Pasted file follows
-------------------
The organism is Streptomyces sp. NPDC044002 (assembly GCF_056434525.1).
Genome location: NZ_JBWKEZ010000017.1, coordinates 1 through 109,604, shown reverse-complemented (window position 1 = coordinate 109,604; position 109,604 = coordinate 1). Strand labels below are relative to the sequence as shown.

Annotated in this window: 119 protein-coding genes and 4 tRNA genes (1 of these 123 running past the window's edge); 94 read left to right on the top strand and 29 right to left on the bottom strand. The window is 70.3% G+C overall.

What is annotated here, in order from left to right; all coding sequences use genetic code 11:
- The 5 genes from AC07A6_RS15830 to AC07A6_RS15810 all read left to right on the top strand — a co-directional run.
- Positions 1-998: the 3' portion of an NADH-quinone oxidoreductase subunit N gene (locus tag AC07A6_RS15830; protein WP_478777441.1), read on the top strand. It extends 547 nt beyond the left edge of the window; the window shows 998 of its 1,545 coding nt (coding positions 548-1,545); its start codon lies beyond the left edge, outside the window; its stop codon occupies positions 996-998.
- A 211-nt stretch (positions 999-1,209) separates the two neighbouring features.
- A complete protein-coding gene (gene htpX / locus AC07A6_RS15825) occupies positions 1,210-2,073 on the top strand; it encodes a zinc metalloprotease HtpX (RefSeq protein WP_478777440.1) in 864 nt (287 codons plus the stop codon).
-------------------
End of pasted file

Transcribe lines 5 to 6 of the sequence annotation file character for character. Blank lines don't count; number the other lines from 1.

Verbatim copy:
- The 5 genes from AC07A6_RS15830 to AC07A6_RS15810 all read left to right on the top strand — a co-directional run.
- Positions 1-998: the 3' portion of an NADH-quinone oxidoreductase subunit N gene (locus tag AC07A6_RS15830; protein WP_478777441.1), read on the top strand. It extends 547 nt beyond the left edge of the window; the window shows 998 of its 1,545 coding nt (coding positions 548-1,545); its start codon lies beyond the left edge, outside the window; its stop codon occupies positions 996-998.